Just for the heck of it, I docked the laptop and tried rebooting again. Sure enough, it shut down just about as everything had completely loaded. Everyone in IT was off helping other people, so I took my laptop to the “Vault”, a secure room where the programmers and QA work.

Let’s take a look at it. What’s it doing?

I start it up and it immediately shuts down, I say.

Fire ‘er up.

The laptop started up and loaded my startup apps.

I’m going to run the command line to abort the shutdown process. Oh. It couldn’t abort because it’s not shutting down.

I explain that I can’t even shut off the sound and reach out to press the sound on/off button.

Why are you pressing the power button to shut off the sound?



Snap and double snap.

Posted Tue Jan 20, 2009, 18:00 PM by Tracy | |

From today’s inaugural address.

On this day, we come to proclaim an end to the petty grievances and false promises, the recriminations and worn-out dogmas, that for far too long have strangled our politics.

Oh snap.

We remain a young nation, but in the words of Scripture, the time has come to set aside childish things.

Double snap.



Not the "Magic Negro."

Posted Mon Jan 19, 2009, 12:57 PM by Tracy | |

Early in the campaign, in 2007 in fact, Rush Limbaugh (no referring-link love here) tried to claim the phrase “Magic Negro” and attach it to our now soon-to-be President. He pulled it from an LA Times editorial, which I understood to be about public perception and expectations of Barack Obama.

The Magic (or Magical or Mystical) Negro, a stock character of film and literature always subservient to the needs, goals, and personal growth of the white (usually male) protagonist, is a racially-infused construction of the older mythic tradition of the Companion.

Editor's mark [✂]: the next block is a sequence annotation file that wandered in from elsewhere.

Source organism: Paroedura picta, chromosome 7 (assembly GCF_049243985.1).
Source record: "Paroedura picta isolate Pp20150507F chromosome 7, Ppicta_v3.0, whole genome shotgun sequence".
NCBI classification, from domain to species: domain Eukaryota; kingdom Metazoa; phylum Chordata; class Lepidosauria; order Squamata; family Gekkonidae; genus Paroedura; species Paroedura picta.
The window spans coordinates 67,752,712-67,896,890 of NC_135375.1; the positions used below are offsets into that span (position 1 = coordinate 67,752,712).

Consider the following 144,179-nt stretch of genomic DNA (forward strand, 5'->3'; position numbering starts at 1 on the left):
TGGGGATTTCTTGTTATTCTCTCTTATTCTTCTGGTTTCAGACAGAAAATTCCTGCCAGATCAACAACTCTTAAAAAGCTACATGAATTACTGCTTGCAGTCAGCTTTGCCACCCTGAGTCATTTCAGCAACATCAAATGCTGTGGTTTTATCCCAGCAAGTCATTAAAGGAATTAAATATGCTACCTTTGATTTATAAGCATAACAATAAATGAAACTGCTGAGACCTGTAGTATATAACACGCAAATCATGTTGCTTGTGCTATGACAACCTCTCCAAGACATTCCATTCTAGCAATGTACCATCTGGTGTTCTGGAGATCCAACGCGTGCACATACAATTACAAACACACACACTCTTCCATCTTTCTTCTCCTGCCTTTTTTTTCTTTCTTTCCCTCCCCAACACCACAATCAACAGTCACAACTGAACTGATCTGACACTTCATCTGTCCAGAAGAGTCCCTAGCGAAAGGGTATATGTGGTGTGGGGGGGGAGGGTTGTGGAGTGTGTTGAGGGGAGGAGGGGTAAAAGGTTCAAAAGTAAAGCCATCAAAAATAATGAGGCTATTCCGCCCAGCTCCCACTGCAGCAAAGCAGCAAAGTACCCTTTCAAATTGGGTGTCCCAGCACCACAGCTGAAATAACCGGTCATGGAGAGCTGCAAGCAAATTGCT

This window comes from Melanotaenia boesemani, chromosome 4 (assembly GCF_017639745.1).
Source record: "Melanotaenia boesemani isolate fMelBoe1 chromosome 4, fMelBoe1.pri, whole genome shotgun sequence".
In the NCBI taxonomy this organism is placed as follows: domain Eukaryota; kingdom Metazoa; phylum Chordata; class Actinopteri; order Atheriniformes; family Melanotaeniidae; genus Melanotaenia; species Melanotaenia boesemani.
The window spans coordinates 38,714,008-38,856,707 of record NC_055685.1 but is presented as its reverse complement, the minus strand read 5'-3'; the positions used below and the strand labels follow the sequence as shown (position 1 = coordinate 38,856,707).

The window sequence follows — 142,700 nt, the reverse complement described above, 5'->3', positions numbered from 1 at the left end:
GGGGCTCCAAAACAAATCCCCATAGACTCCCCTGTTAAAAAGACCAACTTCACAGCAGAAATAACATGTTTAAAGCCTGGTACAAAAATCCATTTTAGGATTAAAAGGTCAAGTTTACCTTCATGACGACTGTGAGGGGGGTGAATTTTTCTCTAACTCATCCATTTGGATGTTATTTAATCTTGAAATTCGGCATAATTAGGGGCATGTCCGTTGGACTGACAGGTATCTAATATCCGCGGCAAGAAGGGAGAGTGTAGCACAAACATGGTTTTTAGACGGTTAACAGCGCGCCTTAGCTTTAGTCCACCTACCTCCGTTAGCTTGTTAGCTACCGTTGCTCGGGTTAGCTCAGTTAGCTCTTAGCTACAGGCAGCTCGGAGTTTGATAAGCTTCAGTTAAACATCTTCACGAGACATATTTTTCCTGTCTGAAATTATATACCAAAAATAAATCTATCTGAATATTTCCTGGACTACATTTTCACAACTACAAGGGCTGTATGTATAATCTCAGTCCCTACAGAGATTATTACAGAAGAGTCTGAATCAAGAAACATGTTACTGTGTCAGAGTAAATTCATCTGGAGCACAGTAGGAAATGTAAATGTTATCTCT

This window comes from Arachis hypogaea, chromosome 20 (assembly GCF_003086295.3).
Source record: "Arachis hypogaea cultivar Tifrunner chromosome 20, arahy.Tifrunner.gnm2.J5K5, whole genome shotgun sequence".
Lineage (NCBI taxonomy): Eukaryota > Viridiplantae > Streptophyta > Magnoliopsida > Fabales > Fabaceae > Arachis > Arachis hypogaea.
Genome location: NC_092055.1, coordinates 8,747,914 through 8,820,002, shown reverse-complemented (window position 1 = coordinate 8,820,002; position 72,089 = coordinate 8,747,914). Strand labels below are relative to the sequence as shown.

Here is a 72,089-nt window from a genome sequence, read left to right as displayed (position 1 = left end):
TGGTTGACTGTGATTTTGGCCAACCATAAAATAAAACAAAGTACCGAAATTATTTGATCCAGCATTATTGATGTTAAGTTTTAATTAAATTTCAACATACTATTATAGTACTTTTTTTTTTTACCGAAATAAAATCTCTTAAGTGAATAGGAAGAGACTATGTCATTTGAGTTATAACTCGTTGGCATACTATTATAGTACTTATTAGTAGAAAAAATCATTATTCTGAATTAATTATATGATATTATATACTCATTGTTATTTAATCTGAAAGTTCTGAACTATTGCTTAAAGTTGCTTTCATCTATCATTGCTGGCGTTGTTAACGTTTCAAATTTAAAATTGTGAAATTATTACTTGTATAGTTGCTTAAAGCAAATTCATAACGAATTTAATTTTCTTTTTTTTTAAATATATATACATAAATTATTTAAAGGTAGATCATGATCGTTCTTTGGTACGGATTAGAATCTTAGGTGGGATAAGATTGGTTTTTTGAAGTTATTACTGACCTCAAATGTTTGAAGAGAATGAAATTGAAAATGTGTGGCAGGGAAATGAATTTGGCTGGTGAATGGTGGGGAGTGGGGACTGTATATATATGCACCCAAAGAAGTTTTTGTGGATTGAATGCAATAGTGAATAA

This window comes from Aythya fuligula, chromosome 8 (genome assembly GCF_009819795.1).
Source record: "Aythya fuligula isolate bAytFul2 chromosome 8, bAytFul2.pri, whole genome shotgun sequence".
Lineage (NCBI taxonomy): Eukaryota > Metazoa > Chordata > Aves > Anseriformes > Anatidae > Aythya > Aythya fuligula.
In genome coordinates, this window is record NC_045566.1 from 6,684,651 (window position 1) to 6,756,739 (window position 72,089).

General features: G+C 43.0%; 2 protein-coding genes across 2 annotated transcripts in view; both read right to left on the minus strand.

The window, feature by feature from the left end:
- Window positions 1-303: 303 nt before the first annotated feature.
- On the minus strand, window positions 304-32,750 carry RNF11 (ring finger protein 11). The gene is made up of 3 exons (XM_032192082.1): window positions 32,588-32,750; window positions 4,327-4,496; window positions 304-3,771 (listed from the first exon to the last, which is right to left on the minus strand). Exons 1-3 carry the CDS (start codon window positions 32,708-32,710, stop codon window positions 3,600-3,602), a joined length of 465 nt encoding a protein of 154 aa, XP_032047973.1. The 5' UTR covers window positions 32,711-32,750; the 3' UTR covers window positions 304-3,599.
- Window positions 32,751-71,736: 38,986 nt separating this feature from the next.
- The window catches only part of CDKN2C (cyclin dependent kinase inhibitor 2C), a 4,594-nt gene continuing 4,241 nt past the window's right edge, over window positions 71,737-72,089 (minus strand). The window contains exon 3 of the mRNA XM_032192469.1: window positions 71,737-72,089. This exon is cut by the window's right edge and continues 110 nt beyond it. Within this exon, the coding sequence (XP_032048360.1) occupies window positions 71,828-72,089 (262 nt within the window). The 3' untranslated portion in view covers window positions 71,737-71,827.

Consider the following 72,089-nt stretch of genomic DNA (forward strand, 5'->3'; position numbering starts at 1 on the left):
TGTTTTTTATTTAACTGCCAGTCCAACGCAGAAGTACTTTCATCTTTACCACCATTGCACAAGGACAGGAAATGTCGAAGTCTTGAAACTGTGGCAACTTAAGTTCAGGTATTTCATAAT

As the Hero sets out on his (or her) journey, he often acquires up to three companions, frequently possessing magical powers, who assist him on his quest. The Companion may be a dangerous wild man or talking animal, or even a wise though non-magical servant.

Barack Obama does not fit the construct of a Magic Negro. He is not a companion to a protagonist, he is the protagonist. It is as the Hero that he carries the hopes and expectations of the nation. His quest is to lead the nation.



I come home to an empty house.

Posted Fri Jan 16, 2009, 20:06 PM by Tracy | |

A couple three times a year, E goes off for a weekend with his buddies. I’m welcome to come with, I just don’t want to.

Typically I take myself out to dinner in the Pearl, for sukiyaki at an upscale Japanese restaurant. I have sufficient leftovers for tomorrow’s lunch.

It’s just me and the cats. I don’t know what to do with myself.

What will I do when he’s gone?



January pays for December's excesses.

Posted Thu Jan 08, 2009, 12:56 PM by Tracy | |

Apparently I put on a little more weight than I thought over the holidays. It seems to take a week or two for the excess calories to fully settle into poundage.

I managed fine until Christmas, then it was all bets off. You bet I overate crab, Christmas cookies and Tom & Jerrys. And it was good. Especially the krumkake. I haven’t tried, but I bet I could eat an entire batch in one sitting.